Recruiters gave professionally written resumes a 60% higher “readability” score than candidate written resumes. Professionally written resumes scored higher from an organizational and visual standpoint. Recruiters were distracted from pertinent candidate information by ads and pictures on online profiles. The researchers used “gaze tracking” technology and determined that recruiters spent nearly 80% of their time reviewing the following items:
- Current title/company
- Previous title/company
- Previous position start/end dates
- Current position start/end dates
After looking at these six items, “recruiters did little more than scan for keywords to match the open position…” Consequently, the rest of the resume copy had little to no impact on a recruiter’s decision to move forward or not. This was where the six-second review came in.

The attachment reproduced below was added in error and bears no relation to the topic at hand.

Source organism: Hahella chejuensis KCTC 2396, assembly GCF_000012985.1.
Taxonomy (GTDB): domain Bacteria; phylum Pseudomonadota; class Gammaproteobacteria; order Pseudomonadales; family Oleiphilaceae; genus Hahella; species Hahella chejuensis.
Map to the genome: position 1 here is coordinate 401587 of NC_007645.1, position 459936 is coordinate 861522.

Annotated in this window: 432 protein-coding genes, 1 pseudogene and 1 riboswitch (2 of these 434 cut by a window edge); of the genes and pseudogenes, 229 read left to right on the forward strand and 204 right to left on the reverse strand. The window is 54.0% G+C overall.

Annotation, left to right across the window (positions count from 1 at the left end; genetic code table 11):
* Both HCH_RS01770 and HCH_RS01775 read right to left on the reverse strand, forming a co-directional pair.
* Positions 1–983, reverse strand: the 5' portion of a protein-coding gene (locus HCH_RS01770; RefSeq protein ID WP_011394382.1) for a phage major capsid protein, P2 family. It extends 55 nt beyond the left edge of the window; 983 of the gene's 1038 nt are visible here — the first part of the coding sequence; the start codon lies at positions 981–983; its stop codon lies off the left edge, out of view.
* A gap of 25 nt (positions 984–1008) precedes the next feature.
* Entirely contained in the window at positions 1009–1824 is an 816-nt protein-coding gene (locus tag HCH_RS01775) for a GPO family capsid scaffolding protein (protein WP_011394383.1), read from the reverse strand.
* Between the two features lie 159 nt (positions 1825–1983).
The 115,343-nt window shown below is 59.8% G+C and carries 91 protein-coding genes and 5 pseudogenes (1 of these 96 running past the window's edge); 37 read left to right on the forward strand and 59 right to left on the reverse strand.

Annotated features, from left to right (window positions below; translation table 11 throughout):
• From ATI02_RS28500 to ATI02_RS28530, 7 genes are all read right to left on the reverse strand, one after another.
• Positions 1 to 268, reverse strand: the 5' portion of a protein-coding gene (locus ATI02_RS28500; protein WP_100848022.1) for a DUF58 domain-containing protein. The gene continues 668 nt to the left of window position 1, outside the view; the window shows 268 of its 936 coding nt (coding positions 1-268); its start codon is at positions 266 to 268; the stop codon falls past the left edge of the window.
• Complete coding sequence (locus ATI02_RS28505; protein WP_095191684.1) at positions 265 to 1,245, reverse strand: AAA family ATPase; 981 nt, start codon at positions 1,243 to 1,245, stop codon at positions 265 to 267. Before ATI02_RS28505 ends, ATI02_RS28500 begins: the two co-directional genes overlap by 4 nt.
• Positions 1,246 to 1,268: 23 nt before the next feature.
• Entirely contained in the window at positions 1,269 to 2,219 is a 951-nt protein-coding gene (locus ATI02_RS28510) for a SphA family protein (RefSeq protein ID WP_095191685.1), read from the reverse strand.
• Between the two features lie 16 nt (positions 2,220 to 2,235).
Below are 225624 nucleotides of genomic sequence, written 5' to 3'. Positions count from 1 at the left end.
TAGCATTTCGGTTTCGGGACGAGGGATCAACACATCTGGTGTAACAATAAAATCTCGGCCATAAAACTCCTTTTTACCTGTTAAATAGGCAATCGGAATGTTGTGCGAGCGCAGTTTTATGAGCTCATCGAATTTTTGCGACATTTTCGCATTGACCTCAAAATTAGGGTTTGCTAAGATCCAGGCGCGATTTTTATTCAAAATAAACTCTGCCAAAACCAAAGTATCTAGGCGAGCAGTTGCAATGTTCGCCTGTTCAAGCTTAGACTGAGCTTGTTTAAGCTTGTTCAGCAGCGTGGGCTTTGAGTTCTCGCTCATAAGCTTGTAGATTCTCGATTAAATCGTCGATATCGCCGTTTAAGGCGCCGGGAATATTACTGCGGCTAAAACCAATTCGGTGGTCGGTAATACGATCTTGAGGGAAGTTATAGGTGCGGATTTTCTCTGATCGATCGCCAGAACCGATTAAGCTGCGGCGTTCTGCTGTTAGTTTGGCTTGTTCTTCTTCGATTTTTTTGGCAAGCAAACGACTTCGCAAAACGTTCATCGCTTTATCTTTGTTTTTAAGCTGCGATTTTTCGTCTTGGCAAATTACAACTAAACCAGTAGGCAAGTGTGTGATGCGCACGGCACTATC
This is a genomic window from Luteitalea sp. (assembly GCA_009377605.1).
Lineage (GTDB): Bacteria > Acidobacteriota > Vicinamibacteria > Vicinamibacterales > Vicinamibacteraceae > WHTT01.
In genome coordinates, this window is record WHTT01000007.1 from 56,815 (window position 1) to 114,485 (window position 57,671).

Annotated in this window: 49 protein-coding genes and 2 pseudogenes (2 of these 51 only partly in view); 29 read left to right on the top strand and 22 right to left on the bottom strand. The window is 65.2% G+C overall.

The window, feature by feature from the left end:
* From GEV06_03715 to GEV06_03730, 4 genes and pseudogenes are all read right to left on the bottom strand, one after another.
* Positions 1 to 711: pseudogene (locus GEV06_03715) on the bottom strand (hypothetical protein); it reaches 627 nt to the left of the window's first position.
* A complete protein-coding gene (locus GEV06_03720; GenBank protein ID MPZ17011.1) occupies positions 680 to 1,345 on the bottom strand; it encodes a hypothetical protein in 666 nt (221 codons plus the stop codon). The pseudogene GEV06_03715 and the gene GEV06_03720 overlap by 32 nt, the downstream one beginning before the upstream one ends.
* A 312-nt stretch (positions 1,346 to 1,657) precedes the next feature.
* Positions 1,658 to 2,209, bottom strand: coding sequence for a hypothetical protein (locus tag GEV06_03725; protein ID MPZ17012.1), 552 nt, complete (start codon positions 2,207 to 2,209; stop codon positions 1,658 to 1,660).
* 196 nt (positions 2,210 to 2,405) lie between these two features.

Additionally, the research indicated that Ladders profiles were 55% easier to read than LinkedIn profiles due to the higher levels of visual complexity on LinkedIn profiles, and 19% of time was spent looking at LinkedIn profile pictures.
The net of the research was to use professional resume writers and omit distracting visuals. In summary, use the format that TheLadders uses.
There is certainly validity to having a quality resume, and in the spirit of full disclosure I employ a resume writer for the work I do with my private clients. I don’t have the skills to write a quality resume for them so I employ a professional. That said, she writes each resume based on what the client and I decide is best and will be most effective.
Who Were These 30 Recruiters?